barricade


barricade
[17] 12 May 1588 was known as la journée des barricades ‘the day of the barricades’, because in the course of disturbances in Paris during the Huguenot wars, large barrels (French barriques) filled with earth, cobblestones, etc were hauled into the street on that day to form barricades – and the term has stuck ever since. Barrique itself was borrowed from Spanish barrica ‘cask’, which was formed from the same stem as that from which English gets barrel [14]. It has been speculated that this was Vulgar Latin *barra ‘bar’, on the basis that barrels are made of ‘bars’ or ‘staves’. => BAR, BARREL
* * *
   The word ultimately comes from Old French barrique, 'barrel' (a related English word). Barricades set up in the streets of Paris in the 16th century were formed from barrels filled with earth, broken paving stones and the like.

The Hutchinson dictionary of word origins. 2013.

Synonyms:
(as in the streets of a city to serve as a fortification), , , ,


Look at other dictionaries:

  • barricade — [ barikad ] n. f. • 1570; de l a. fr. barriquer, les barricades étant souvent faites de barriques ♦ Obstacle fait de l amoncellement d objets divers pour se mettre à couvert dans un combat de rues. Barricade de pavés, de vieux meubles. Dresser,… …   Encyclopédie Universelle

  • Barricade — «Barricade» Сингл Interpol …   Википедия

  • Barricade (C.O.P.S.) — Barricade is a cartoon character in the C.O.P.S. (Central Organization of Police Specialists) series from Hasbro which ran from 1988 1989.Character profileBarricade is a great peace maker among the C.O.P.S. A calm, cool hearted officer from… …   Wikipedia

  • barricade — BARRICADE. s. f. Espèce de retranchement qu on fait ordinairement avec des barriques remplies de terre, ou avec des pieux, des chaînes, etc. pour se défendre, pour se mettre à couvert de l ennemi. Faire une barricade. Enfoncer, forcer, rompre une …   Dictionnaire de l'Académie Française 1798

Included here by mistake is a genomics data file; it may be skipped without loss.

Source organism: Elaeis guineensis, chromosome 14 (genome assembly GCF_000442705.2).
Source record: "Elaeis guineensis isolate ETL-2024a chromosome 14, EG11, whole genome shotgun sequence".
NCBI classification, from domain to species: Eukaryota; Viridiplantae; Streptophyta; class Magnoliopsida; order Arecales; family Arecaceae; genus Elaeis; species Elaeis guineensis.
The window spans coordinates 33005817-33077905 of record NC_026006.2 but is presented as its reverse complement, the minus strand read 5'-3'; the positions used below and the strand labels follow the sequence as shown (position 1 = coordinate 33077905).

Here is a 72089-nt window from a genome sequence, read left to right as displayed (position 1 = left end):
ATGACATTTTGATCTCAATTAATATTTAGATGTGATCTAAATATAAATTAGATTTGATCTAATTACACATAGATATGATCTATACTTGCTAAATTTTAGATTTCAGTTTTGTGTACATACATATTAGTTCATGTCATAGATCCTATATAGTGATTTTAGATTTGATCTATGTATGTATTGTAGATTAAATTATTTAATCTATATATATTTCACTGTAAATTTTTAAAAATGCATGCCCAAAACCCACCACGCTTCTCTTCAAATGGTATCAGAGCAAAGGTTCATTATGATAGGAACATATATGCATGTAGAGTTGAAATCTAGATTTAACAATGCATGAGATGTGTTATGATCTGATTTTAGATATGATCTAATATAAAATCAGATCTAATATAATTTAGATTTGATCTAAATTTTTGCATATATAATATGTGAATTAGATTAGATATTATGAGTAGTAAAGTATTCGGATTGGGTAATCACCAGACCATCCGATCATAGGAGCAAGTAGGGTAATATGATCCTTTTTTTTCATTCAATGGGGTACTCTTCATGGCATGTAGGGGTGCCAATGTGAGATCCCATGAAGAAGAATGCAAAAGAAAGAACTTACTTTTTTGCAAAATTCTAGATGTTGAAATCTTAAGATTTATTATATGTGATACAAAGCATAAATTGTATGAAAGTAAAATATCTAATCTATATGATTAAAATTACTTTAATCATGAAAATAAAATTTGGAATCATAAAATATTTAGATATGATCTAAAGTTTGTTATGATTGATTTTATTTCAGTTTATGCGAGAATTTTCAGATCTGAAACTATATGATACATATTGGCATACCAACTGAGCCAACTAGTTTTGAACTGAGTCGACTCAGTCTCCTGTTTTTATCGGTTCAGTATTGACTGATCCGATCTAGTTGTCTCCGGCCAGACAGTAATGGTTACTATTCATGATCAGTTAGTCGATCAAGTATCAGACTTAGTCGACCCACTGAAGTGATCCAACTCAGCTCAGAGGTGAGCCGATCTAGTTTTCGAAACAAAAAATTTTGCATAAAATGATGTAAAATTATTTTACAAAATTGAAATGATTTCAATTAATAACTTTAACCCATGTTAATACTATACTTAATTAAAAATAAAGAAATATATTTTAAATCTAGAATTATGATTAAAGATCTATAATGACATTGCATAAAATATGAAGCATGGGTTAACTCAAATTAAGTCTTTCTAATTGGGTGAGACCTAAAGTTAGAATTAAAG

• barricade — Barricade. s. f. Espece de retranchement qu on fait ordinairement avec des barriques remplies de terre, pour se deffendre, se mettre à couvert de l ennemi. Faire une barricade. enfoncer, forcer, rompre une barricade. attaquer une barricade.… …   Dictionnaire de l'Académie française

  • Barricade — Bar ri*cade , n. [F. barricade, fr. Sp. barricada, orig. a barring up with casks; fr. barrica cask, perh. fr. LL. barra bar. See {Bar}, n., and cf. {Barrel}, n.] [1913 Webster] 1. (Mil.) A fortification, made in haste, of trees, earth, palisades …   The Collaborative International Dictionary of English

  • Barricade — Bar ri*cade , v. t. [imp. & p. p. {Barricaded}; p. pr. & vb. n. {Barricading}.] [Cf. F. barricader. See {Barricade}, n.] To fortify or close with a barricade or with barricades; to stop up, as a passage; to obstruct; as, the workmen barricaded… …   The Collaborative International Dictionary of English

  • barricadé — barricadé, ée (ba ri ka dé, dée) part. passé. Les rues barricadées. Ce forcené, barricadé dans sa chambre …   Dictionnaire de la Langue Française d'Émile Littré

  • barricade — (v.) 1590s, from M.Fr. barricader to barricade (1550s), from barrique barrel, from Sp. barrica barrel, from baril (see BARREL (Cf. barrel)). Revolutionary associations began during 1588 Huguenot riots in Paris, when large barrels filled with… …   Etymology dictionary

  • barricade — [n] blocking object bar, barrier, blank wall, block, blockade, bulwark, fence, obstruction, palisade, rampart, roadblock, stockade, stop, wall; concept 470 Ant. opening barricade [v] block, usually to protect bar, blockade, defend, fortify,… …   New thesaurus

  • barricadé — Barricadé, [barricad]ée. part. Il a les significations de son verbe. On dit fig. quand un homme s enferme dans une chambre pour ne voir personne, qu Il s y est barricadé …   Dictionnaire de l'Académie française